Uzbekistan: Cattle-Rustlers Go Unpunished

Samarkand peasants are facing an uphill struggle to persuade the police to investigate livestock thefts.

Uzbekistan: Cattle-Rustlers Go Unpunished

Samarkand peasants are facing an uphill struggle to persuade the police to investigate livestock thefts.

Sobir Turaev, like many local peasant farmers, has not had a good night's rest since the cattle-rustlers struck, jumping out of bed at the slightest sound - a dog barking, the bleating of sheep or the lowing of a cow.

"If we sleep soundly we will sleep our family fortune away - our livestock is all we have," said Turaev, from the village of Langi Arik. Indeed, fellow farmer Rasul Khasanov, from neighbouring Kavchion, recently lost three sheep he was keeping to provide for his funeral.

Yet the Samarkand police seem unable - or unwilling - to tackle the crime wave, which is devastating the poor farmers of the region.

Some 71 head of cattle have been stolen in the district since the start of the year. The thefts usually take place at night, and not one culprit has been caught or punished. Meanwhile, stolen cows, horses and sheep continue to disappear without trace.

More than 60 per cent of Uzbekistan's 25 million people live and work in rural areas, growing cotton, grain and rice in state-owned enterprises. However, there is little profit to be made from this line of work, so many live off small private farm plots near their homes.

For the overwhelming majority, private vegetable gardens, fruit orchards and livestock help stave off the threat of starvation.

Their cows provide them with dairy products and sheep yield meat and wool, while horses and bulls are the equivalent of a deposit in the bank - kept for emergencies to be sold when the necessity arises.

Rafoat Boikhonova from the village of Gulbog told IWPR that the theft of her cattle has plunged the family into a financial nightmare that has left her contemplating suicide. "At first, thieves stole our milk cow together with the calf, then later they stole three horses. How will I feed my family?" she asked.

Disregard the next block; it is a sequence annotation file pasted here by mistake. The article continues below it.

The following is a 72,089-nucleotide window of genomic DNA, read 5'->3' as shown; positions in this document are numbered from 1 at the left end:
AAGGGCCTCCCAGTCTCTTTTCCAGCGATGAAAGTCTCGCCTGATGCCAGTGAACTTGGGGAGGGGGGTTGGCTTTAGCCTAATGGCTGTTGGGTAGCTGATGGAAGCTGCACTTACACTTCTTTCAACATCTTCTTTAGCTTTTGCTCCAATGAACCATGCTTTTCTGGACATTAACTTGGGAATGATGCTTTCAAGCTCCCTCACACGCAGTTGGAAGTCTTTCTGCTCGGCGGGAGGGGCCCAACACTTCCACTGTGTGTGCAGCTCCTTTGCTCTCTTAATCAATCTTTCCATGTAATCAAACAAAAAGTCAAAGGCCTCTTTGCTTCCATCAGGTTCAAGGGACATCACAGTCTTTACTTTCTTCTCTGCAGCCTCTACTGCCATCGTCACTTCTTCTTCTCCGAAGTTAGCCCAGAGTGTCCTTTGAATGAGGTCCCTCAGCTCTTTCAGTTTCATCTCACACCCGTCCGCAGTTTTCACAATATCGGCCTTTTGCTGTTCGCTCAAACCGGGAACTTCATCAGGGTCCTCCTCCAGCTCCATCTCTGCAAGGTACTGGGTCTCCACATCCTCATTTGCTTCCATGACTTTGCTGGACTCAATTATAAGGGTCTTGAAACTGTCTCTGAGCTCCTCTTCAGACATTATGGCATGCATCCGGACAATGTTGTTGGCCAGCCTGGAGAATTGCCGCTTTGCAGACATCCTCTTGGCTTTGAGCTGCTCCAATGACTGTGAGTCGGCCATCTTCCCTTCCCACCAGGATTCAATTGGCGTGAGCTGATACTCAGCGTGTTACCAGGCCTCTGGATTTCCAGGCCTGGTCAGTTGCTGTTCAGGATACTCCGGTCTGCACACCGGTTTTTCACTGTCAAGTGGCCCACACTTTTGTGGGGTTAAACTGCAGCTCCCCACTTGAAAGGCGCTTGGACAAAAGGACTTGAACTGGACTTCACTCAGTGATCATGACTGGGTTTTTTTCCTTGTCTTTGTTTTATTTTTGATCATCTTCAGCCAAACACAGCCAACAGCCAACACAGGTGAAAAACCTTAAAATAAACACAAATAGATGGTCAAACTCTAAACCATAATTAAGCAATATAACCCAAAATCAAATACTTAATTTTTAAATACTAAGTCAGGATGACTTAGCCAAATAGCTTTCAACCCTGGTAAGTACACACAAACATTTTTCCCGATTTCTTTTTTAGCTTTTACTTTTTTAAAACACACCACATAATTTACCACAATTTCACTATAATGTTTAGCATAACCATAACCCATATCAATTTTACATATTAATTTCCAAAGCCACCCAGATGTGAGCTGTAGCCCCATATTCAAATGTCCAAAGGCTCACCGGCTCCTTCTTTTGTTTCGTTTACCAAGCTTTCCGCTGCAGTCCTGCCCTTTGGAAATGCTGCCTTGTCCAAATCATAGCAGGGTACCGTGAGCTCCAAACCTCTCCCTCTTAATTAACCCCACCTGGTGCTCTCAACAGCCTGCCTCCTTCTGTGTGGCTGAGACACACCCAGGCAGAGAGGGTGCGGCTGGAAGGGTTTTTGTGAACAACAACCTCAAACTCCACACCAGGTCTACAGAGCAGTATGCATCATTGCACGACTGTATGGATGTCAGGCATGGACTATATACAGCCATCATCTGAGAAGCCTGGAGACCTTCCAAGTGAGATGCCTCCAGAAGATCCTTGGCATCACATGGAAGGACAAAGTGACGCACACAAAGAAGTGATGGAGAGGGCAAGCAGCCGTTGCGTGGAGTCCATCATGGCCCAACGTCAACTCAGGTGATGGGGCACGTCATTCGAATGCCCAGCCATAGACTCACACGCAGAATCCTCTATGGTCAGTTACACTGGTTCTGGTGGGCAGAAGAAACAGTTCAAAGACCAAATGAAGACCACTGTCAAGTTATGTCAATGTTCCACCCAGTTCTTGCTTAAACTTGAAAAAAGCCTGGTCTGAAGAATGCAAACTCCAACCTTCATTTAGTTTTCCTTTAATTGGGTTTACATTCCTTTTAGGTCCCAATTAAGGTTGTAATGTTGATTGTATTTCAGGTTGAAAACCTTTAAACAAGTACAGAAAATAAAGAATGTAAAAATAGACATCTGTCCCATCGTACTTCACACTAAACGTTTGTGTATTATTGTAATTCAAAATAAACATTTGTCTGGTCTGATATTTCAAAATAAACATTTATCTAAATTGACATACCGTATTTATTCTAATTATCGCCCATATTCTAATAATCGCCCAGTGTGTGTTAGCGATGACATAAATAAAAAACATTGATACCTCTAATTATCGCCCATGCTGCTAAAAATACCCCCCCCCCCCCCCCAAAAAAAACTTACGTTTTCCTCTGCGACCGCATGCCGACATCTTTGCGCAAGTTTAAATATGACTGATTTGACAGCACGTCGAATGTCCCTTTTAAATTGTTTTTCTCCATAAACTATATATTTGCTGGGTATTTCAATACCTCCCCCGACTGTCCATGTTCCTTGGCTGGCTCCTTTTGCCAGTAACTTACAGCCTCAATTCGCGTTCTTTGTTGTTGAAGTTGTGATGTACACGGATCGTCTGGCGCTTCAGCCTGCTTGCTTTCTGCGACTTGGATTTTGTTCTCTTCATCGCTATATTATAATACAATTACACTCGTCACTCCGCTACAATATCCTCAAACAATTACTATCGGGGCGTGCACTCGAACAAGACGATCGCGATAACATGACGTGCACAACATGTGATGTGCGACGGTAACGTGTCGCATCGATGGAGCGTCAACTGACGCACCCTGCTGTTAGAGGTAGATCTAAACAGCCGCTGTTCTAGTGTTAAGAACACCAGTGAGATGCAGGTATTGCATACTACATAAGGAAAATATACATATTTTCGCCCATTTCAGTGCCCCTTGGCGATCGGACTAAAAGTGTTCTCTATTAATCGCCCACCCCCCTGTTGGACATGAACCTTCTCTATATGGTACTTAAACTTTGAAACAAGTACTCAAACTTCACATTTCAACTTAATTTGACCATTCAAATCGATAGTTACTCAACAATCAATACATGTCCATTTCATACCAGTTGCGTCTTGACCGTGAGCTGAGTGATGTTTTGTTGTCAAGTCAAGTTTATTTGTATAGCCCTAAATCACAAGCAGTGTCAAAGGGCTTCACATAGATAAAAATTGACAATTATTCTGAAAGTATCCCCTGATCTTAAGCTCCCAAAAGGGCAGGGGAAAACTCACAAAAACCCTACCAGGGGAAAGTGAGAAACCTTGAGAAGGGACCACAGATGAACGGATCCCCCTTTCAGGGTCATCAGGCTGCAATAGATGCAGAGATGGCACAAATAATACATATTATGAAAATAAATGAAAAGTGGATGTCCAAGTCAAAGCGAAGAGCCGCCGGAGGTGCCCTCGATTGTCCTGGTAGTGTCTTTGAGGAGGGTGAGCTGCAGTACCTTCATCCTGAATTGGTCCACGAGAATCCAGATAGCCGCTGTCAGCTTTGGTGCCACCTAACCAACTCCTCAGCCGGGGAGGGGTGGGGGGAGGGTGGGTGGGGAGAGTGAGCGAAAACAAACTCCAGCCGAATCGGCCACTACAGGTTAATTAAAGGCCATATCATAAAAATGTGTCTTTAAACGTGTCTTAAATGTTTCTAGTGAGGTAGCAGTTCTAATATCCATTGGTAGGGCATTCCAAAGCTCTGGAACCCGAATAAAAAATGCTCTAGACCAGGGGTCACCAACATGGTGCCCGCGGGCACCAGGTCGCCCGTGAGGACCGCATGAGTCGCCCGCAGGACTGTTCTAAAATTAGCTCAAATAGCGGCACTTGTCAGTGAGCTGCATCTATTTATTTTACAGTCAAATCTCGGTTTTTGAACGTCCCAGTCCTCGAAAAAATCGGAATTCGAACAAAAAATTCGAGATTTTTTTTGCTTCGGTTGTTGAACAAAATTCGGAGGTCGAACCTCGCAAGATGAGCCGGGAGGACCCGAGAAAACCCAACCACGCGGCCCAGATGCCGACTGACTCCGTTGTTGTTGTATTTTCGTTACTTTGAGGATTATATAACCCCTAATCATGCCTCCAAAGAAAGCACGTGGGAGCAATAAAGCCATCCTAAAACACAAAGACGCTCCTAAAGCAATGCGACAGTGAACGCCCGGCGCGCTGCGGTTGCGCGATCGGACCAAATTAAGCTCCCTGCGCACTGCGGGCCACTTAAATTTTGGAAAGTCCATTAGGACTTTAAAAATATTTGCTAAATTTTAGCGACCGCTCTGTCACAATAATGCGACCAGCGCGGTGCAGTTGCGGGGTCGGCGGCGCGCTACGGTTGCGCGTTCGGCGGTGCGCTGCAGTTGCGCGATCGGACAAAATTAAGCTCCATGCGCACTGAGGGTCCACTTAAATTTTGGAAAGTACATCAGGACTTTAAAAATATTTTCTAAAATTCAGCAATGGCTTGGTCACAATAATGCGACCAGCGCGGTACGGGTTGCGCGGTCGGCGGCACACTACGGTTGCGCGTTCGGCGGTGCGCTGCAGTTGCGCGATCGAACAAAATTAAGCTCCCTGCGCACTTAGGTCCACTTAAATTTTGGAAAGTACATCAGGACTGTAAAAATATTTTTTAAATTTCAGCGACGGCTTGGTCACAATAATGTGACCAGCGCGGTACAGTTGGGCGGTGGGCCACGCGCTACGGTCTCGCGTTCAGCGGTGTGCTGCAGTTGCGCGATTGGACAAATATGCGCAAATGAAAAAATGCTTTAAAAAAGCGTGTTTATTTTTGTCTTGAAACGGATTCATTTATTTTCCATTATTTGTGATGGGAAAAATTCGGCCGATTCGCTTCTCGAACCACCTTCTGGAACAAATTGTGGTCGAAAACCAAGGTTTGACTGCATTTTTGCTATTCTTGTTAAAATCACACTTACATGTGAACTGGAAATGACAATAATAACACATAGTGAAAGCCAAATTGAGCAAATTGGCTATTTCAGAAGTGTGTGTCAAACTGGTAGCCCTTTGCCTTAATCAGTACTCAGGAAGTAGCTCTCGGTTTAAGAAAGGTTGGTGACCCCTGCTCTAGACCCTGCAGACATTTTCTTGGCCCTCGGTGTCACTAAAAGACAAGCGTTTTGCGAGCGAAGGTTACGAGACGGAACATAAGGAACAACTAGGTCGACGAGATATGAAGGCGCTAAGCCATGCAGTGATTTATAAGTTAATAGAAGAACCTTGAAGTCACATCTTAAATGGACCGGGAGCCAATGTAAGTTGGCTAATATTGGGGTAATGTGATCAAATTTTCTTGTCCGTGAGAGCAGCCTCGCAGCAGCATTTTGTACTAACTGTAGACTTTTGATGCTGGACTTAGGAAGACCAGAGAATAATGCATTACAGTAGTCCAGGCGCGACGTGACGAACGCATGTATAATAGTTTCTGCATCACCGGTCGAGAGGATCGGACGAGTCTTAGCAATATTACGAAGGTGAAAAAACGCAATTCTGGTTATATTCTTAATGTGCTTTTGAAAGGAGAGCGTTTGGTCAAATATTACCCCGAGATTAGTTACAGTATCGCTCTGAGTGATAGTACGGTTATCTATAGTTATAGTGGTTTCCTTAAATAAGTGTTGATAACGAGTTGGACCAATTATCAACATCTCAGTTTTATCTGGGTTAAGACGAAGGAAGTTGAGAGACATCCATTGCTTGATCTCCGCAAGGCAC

"We complained to the police, without any results. Then I complained to Rakhima Khakimova, khokim (head of administration) of the Samarkand district, who instructed the (police) force to find my livestock and compensate me for my loss, but neither has happened.

"My husband is handicapped. Sometimes I think of hanging myself but then I look at the little children and step back."

In April, Sattor Mukimov's family had to cancel a planned wedding after four pregnant cows and two calves were stolen from their Gulistan home.

Mukimov had no more success than Boikhonova when it came to police action. Officers refused to accept his written complaint about the theft for three days.

Incidents such as this have led Samarkand residents to suspect that the law-enforcement agencies do not even try to find the livestock thieves, as they consider the losses insignificant and the work demeaning.

Human rights activists claim that as police are required by state to solve all registered crimes, they are simply refusing to note the thefts, as they believe they are too difficult to investigate.

This, coupled with the fact that the complainants are poor peasants and not state officials, make it easy for the police to ignore the issue.

Human rights activist Salomat Davlatova believes law enforcement agencies prefer to tackle more "serious" cases, which could offer promotion or the prospect of kickbacks.

"The police are far more interested in catching members of banned Islamic extremist organisations such as Hizb ut-Tahrir or the Wahhabi movement, as this enables them to earn a few gold stars," she told IWPR.

"Economic crimes are also high on their list of preferences, since this work is lucrative and usually provides many opportunities to take bribes."

Abdurakhim Nabiev, head of Samarkand district police, refused to comment on the topic of unpunished livestock thefts - dismissing IWPR's inquiry with an angry shout.

Davlatova believes the police are simply refusing to defend ordinary Uzbeks. "However, we can see how efficiently they can work when the interests of the state are at stake," she said.

Rakhim Mavlonov is an editor of the Oina newspaper in Samarkand

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